THE PERIO RESTORATIVE INTERFACE
Its role in long term aesthetic stability
Dr Derry Rogers
The interface between the gingival margin and osseous crest is the most important area in terms of long term gingival stability. Its all about the position of the restorative margins relative to the osseous, not just referenced to the free gingival margin (FGM).
10 yr Veneers..stable tissue margins!
8 year Crowns..recession!
The aesthetic demands of our patients often require us to place restorative margins subgingivally to hide dark tooth bases. So we are faced with the decision of subgingival, equigingival or subgingival margins and how to manage them. If margins are placed too close to the osseous crest, a chronic inflammatory response will be created with resultant gingival inflammation (fig 1). Placed too far away from the osseous crest with an adjacent deep but healthy gingival pocket, recession is a significant risk if the manipulation of the friable gingivae is excessive (fig 2).
The key to long term gingival stability is to know the position of the osseous crest relative to the healthy FGM. With this knowledge, we can then decide on the placement position of the restorative margin. The closest the osseous can be to the restorative margin is 2.5 mm, otherwise a biological width invasion will be created. The different positions for restorative margin positions include:
1: Normal Gingival sulcus
With an osseous to FGM distance of 3mm, we can place the restorative margin no closer than 2.5 mm to osseous, thus .5mm sub-gingival.
This can be achieved by prepping to the restorative margin, placing a Number “00” Gingival retraction cord (which will provide .5mm retraction) and re-prepping to the newly retracted FGM. The restorative margin will now reside 2.5mm from the osseous crest. This may be required where the tooth color is darker and requires hiding from the aesthetic eye. The subgingival margin demands perfect provisionals to avoid plaque retention in order to protect the tissue until cementation of the final restoration.
2: Normal gingival depth with high osseous
There are occasions where the probable gingival sulcus is 3mm but the probed osseous is greater than 3mm from the FGM. This is representative of a long junctional epithelium and indicates a high osseous position such as a fenestration or minimal buccal bone in post orthodontic treatment in the canine region . The clinician needs to be very careful with the gingival manipulation, as recession is a potential long-term risk. Placement of retraction cord must be non traumatic to protect the hemidesmosomal attachments. (Note the high osseous level above 13 that is a risk zone for gingival retraction)
3: Deep gingival sulcus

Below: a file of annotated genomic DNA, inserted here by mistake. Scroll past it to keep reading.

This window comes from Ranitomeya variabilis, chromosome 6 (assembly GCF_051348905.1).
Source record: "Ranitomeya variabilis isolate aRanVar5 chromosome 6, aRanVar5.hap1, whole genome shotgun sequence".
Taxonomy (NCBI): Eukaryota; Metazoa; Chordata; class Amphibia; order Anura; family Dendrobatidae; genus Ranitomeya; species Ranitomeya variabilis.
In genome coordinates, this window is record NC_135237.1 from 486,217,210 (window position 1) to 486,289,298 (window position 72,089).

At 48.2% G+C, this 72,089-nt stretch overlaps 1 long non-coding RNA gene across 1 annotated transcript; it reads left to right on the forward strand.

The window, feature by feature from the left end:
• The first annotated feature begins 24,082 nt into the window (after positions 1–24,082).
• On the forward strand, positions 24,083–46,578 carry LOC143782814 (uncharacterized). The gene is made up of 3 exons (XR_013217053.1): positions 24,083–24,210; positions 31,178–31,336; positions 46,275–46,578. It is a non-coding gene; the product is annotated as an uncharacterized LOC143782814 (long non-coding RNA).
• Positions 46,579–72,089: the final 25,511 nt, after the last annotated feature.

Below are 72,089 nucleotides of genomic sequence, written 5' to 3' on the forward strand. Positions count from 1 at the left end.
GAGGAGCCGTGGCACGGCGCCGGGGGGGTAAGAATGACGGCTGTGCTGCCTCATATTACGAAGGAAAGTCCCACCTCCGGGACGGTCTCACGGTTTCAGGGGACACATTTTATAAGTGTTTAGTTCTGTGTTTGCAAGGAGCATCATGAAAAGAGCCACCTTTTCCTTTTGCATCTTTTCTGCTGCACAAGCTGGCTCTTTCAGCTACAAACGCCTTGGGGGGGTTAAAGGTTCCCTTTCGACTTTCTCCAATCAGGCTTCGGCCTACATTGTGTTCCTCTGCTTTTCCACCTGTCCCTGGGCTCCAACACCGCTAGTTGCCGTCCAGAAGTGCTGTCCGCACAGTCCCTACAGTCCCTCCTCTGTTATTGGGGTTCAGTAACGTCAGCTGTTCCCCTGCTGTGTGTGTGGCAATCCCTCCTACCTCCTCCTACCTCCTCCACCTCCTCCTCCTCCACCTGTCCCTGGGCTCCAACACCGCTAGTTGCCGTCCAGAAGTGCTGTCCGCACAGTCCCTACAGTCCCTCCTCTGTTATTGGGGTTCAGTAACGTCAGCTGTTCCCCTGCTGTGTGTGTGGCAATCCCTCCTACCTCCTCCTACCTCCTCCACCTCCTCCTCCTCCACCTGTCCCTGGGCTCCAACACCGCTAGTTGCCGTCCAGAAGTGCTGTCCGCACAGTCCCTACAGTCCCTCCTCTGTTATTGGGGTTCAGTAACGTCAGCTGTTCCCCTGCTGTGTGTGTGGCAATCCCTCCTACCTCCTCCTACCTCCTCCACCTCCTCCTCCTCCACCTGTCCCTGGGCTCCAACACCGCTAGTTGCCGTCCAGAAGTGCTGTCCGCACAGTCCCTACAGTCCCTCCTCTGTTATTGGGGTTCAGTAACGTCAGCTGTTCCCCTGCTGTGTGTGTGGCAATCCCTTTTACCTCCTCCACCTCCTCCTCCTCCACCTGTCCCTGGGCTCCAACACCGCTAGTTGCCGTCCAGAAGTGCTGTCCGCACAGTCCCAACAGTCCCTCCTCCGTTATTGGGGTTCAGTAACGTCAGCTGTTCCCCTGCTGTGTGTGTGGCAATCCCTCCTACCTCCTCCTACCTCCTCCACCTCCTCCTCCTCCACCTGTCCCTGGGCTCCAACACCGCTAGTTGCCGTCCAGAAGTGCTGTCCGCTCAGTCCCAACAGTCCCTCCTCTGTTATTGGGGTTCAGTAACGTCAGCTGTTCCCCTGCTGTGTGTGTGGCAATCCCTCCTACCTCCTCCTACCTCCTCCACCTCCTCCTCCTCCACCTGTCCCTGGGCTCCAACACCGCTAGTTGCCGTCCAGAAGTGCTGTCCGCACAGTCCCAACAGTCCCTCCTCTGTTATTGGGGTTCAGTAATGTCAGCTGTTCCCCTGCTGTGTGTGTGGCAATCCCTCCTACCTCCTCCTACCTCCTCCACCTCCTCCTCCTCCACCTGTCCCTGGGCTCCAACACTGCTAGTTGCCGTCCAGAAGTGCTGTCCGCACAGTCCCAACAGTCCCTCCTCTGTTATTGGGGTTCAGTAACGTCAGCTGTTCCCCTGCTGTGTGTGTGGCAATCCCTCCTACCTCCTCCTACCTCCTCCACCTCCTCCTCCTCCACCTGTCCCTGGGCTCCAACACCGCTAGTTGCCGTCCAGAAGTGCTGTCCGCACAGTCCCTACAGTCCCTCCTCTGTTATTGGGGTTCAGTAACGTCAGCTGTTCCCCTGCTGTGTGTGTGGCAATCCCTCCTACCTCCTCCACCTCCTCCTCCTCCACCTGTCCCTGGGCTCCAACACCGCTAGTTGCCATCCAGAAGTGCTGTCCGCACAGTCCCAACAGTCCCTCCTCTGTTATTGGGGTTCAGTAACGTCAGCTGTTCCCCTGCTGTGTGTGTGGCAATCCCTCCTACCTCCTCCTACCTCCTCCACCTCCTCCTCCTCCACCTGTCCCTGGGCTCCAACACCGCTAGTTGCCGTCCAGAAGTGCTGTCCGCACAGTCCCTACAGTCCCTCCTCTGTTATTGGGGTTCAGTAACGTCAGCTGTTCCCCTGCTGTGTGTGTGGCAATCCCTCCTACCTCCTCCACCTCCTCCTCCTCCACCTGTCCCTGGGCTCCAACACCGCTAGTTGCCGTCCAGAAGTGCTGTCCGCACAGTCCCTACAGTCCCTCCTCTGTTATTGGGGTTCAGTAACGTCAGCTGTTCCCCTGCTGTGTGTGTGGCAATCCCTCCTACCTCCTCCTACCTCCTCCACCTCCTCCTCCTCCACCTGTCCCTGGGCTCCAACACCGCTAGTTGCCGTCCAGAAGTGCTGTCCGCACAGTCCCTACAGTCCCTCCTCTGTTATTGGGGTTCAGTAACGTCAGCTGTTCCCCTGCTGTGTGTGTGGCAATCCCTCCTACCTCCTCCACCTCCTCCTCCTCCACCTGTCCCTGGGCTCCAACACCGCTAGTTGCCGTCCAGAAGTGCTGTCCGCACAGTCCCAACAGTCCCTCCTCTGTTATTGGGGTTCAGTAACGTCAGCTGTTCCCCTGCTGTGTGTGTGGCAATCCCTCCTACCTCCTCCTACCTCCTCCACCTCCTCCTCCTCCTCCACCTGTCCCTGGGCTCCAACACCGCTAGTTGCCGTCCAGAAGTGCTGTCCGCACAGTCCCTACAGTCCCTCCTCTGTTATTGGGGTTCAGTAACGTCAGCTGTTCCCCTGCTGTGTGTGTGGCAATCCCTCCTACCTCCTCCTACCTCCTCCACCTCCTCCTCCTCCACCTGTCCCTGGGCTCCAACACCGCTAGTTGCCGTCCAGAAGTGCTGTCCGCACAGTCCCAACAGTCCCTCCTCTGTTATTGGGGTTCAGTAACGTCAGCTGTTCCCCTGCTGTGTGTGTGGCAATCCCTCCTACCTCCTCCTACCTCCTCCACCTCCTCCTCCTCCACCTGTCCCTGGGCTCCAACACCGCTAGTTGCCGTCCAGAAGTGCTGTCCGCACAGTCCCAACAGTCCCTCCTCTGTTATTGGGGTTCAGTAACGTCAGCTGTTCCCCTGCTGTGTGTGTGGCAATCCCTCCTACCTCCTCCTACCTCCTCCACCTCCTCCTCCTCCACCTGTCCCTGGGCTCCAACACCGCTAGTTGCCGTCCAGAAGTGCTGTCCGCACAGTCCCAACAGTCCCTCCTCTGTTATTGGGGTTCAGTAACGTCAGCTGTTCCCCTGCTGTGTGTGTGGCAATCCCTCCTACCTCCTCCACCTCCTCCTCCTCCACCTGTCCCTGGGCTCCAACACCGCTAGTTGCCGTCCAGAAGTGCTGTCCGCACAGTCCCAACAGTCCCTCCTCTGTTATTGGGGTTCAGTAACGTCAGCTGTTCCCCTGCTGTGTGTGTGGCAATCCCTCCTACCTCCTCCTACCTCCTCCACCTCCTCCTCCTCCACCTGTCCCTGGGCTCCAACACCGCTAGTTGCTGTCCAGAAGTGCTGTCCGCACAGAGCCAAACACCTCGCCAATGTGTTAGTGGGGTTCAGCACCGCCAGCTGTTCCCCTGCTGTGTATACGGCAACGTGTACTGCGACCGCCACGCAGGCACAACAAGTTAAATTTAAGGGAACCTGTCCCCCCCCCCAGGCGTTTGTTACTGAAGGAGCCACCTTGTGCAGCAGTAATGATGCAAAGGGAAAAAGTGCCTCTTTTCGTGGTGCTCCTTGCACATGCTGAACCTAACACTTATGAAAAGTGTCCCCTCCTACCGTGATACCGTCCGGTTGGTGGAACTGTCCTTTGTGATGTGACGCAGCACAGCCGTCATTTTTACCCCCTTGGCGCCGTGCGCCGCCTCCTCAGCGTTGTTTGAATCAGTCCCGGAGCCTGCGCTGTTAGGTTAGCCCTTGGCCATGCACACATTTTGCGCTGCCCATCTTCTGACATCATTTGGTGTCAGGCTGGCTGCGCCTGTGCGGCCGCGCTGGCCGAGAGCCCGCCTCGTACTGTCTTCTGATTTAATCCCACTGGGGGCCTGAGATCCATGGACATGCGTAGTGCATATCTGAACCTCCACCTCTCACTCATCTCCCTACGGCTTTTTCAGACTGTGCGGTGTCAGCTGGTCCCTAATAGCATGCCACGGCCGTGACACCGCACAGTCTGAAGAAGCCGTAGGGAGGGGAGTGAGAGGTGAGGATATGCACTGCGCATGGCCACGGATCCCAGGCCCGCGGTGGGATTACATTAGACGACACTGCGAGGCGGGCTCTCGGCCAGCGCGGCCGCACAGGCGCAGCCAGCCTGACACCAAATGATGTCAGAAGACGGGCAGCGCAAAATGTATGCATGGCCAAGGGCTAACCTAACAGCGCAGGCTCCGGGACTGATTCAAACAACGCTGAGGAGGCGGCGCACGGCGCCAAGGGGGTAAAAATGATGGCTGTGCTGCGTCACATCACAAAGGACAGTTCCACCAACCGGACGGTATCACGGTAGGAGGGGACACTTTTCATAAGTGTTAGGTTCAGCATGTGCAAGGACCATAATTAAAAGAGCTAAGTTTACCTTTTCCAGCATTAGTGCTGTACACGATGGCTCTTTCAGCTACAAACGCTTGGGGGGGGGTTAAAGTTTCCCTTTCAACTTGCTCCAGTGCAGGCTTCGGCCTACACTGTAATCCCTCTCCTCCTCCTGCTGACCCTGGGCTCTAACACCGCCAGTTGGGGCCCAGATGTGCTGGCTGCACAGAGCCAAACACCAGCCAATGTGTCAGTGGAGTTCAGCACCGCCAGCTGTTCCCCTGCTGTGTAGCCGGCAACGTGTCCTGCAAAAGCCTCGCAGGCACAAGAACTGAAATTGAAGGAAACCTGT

There will be occasions where there is a deeper gingival sulcus than 3mm and we need to decide where to place the restorative margin, equigingival or subgingival in order to maintain aesthetics especially in the situation of a dark rooted tooth to be prepped.
Our reference is restorative margins no closer than 2.5 mm to the osseous crest. The gingival margin may migrate with recession in the event of being handled too traumatically (such as cord placement) where the placement instrument damages the long junctional epithelium. Again, the deeper the subgingival preparation for colour management, the greater the accuracy of the provisional margins.
LONG TERM STABILITY
The ability to deliver long-term gingival complex stability depends upon referencing the FGM to the osseous crest. This requires being able to probe the osseous crest under LA prior to commencing the preparation. The clincian needs to be mindful of the root tapering to the apex when initiating osseous probing. The periodontal probe needs to enter the gingival sulcus, angled away from the vertical towards the apex, then pushed through the junctional epithelium and finishing at the osseous shelf.
We cannot violate the 2.5mm separation zone otherwise there will be a “biological width invasion” with resultant chronic gingivitis. (Note the interproximal area of chronic erythema indicating the interproximal biological invasion)
Fig 6 Subgingival prep required
Fig 7 Osseous dictates prep depth
The correct positioning of the restorative margin relative to a healthy gingival margin and to the osseous, will provide us with long term gingival health and aesthetic success. Remember to reference the osseous on your preps prior to final margin refinement and preferably prior to the commencement of your preparations.
Delivering excellent provisionals is key to maintaining gingival health so that at insertion gingival irritation and bleeding is kept to a minimum.